Over the last 60 years, the way we consume and even define TV has changed immeasurably – is TV just the ‘box’ in the front room, or is it the content we consume wherever and whenever we want across our multiple devices?
There was a time when the TV set was the social hub of the house. People used to gather together for their favourite shows, and believe it or not, paid attention to them and the ads in between. Part driven by lethargy (remember when you had to get up to change the channel?) and part driven by fantastic creativity, the ads were actually watched.
Whether the ads, as often cited in many a pub conversation, were better than the programmes, is of course debatable – “Dad, do you know the piano’s on my foot?” (below) – but they certainly contributed to the evening’s entertainment, built brand fame, and even helped shape popular culture along the way. In 30 seconds, ads could reinforce or break social and gender stereotypes (Oxo), shape the musical taste of the nation (Levis), and help define its comedic culture while they were at it (Tango).
Things are a little different now.
Today, even if a family manages to gather in front of the TV, the chance of it being the only screen in town is very slim. Increasingly TV ‘viewing’ is accompanied by the simultaneous use of phones, tablets, and laptops; sometimes at the request of the programme maker, but often not, diverting attention and reducing focus. This makes it even trickier for the poor old TV ad, as viewers become passive and think: “I’m here to relax, not to get information or be sold to, I have the web for that.” Combine this with the increasing ease with which consumers can edit their viewing (voice command technology anyone?) and it is incredibly difficult for ads to stand out. But does this matter?
TV is still largely considered to be the most effective channel for long-term brand building activity, and if combined well with other digital platforms, TV can produce fantastic results in the short term as well. Recognition of the way we now consume TV ads and how they integrate with other channels should shape our creative approach.
Marketers and brands need to accept the fact that today’s viewers are unlikely to be held in rapt attention by the main screen, and must shape their creative strategy accordingly. Rational messages are easier to screen out than emotional ones, and marketing on an auto-pilot requires much less attention and active interest on the part of the recipient. Rather than trying to stand out and interrupt, they should focus on emotional priming, which can help develop feelings and memories that will stand the test of time.
Robert Heath (Seducing the Subconscious, 2012) argues that there is a benefit to low attention levels among viewers, as appropriate creative and emotive content can be processed automatically by TV viewers and enter their consciousness without challenge. TV is arguably the most passive of all media and, as such, offers the best opportunity for such communication, by brands which can crack this creative code.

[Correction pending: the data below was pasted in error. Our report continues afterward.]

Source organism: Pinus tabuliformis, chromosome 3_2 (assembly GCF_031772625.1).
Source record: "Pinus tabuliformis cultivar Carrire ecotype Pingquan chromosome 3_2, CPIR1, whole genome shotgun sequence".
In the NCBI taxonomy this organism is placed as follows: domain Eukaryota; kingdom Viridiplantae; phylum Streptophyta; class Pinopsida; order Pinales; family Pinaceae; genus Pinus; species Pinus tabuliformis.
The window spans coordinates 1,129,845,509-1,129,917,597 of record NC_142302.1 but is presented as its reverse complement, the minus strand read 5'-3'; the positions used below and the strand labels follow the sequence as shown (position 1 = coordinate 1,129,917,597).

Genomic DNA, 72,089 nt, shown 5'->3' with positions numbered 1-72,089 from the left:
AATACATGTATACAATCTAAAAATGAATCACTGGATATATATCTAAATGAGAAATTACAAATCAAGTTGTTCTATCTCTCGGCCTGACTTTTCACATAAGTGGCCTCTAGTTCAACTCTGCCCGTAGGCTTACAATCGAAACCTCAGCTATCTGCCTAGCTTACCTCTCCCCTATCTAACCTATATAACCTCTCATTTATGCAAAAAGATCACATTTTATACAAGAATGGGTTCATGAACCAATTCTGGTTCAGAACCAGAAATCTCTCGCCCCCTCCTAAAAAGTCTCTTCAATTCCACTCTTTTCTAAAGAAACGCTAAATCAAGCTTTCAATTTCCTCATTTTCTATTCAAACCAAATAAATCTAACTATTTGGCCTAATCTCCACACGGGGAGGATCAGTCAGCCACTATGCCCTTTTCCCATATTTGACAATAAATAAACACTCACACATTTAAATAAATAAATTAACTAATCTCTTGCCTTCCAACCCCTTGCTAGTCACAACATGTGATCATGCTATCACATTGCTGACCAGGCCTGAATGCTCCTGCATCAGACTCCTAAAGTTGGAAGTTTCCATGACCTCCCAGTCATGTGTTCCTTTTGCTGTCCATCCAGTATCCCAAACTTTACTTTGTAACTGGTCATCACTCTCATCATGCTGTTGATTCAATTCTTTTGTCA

That said there is clearly still potential to grab attention with a TV ad, creating brand fame and an appointment to view. It’s just not that easy to do and often multi-media campaigns involving PR and social campaigns are required to build the hype and interest necessary to inspire consumers to search on YouTube, or stop fast-forwarding in order to watch an ad.
Even rarer, is the genuine event spot, which draws people to a particular place and time to view the TV, just like the old days. But, just like the old days, the creative had better be good. The John Lewis Christmas commercials can sit in this space, but another great example is the Lego ad break. Created for the release of the Lego Movie, the whole break was taken over and willing participants including BT, Premier Inn and Confused.com had their ads given a Lego makeover – my kids were looking forward to it for a week.
Will ‘TV’ be around for another 60 years? It’s a question with no simple answer. The ‘box’ in the corner of the room that we all gather around to share experiences and have a bit of fun, maybe not. The content we all love that helps us relax and take time out, of course. Where there is content, there will be ads, but they may need to look, feel and work a little differently if they are to retain their importance and impact over the next 60 years.
Andrew Brown is head of marketing and communications at Cubo Group